Note: the following tribute to Kent Goodwin, past president of the Kimberley Nature Park Society, was presented at the society's Annual General Meeting Nov. 28 by Laura Duncan, a long-time KNPS supporter and incoming board member, who over the years also took these photos.
A Thanks to Kent
I think I can safely say that everyone here enjoys using the Kimberley Nature Park. Whether that be enjoying its trails, its diversity, or its special places or whether it’s walking, running, biking, skiing, snowshoeing, observing or just knowing that it’s there, we all value this land of wonder at our backdoors. Well, the Nature Park and the Nature Park Society is here in its present form largely due to the dedication of Kent Goodwin. Kent has been the president of the Nature Park Society for a really long time. Tonight, he’s stepping down from that role BUT that doesn’t mean he’s going to stop his explorations and learnings from it.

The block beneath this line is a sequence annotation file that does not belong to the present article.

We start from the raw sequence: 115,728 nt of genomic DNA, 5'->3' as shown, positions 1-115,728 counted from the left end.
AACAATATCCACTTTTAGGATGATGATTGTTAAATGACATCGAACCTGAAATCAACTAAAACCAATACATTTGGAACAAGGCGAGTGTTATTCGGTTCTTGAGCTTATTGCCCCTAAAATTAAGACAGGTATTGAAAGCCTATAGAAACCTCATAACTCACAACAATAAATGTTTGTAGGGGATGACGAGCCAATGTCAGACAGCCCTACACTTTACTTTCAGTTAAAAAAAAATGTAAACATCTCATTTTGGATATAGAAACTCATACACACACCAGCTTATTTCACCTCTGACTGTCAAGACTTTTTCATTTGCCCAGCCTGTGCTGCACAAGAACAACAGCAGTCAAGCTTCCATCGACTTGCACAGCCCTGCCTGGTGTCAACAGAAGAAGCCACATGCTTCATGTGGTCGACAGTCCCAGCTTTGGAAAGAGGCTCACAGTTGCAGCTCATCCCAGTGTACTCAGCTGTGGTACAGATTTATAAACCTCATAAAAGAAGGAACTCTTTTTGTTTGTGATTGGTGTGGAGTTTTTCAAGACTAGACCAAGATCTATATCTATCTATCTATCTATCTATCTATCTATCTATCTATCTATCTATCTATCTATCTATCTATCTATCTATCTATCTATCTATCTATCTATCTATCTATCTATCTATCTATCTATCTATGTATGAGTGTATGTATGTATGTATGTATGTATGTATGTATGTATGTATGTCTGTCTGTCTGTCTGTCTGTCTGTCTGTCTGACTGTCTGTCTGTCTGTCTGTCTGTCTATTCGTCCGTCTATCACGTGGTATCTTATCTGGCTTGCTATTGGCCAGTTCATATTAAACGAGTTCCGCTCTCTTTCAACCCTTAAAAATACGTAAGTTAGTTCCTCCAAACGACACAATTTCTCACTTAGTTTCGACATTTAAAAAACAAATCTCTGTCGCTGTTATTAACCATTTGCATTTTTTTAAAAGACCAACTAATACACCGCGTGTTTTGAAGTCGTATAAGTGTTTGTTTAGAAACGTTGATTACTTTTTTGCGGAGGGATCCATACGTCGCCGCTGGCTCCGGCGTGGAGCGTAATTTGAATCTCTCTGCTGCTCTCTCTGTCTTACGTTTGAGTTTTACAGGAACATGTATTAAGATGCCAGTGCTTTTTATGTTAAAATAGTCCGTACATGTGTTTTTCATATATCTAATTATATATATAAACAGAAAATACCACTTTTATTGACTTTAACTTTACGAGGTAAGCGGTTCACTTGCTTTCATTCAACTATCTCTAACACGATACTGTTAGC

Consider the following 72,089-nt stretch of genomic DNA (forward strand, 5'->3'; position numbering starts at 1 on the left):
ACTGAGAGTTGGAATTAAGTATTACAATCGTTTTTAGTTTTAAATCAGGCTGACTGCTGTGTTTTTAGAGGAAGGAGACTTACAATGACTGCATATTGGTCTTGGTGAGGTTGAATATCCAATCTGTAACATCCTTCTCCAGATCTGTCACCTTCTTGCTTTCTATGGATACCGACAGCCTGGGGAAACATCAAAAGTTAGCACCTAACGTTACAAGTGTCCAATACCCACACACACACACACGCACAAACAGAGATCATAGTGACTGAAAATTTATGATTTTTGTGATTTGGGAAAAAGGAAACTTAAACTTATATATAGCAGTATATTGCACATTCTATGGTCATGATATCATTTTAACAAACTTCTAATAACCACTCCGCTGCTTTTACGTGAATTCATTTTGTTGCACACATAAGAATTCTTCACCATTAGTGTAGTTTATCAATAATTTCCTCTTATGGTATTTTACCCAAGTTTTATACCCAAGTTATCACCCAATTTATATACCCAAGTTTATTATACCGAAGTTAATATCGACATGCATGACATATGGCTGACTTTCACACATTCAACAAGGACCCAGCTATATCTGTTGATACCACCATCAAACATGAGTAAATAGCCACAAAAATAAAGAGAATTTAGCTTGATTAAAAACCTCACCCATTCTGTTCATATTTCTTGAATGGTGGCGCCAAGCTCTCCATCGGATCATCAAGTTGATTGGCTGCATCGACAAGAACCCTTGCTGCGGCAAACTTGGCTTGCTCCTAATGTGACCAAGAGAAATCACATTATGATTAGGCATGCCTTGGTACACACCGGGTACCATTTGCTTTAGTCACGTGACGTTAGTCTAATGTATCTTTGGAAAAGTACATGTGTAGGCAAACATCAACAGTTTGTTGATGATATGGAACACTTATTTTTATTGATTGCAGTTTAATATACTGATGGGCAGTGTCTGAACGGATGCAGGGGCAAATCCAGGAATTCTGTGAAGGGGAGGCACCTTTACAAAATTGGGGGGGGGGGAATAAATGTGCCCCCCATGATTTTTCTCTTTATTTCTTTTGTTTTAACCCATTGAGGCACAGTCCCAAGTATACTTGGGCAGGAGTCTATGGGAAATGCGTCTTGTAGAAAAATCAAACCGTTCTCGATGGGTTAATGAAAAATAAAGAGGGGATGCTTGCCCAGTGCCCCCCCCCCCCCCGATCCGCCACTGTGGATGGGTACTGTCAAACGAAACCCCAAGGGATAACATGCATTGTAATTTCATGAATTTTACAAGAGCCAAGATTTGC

Kent totally loves the Nature Park. We see that through the years and years of time devoted to creating and conserving the Park. Through the hours he spends virtually every day in the Park. Through the time spent at tables negotiating with corporations or local government over one issue or another. Through the leadership in developing a strong organization that continues caring for this piece of land.
Kent has been a constant right from the beginning in the early 80’s when the idea of a Wildlife Sanctum within City boundaries was a glimmer in the eye of Jim Patison. A small group of us used to meet in Jim’s living room to plot strategies on how to conserve this special place. Old-timers like Grennie Musser, Dick Shannon. Roy Moe, Frank & Mary Scriber established the first trails that gave easy access into the area, but with ownership split between three parties, the area was in a precarious position. It was a long, hard battle to secure some protection for the Nature Park.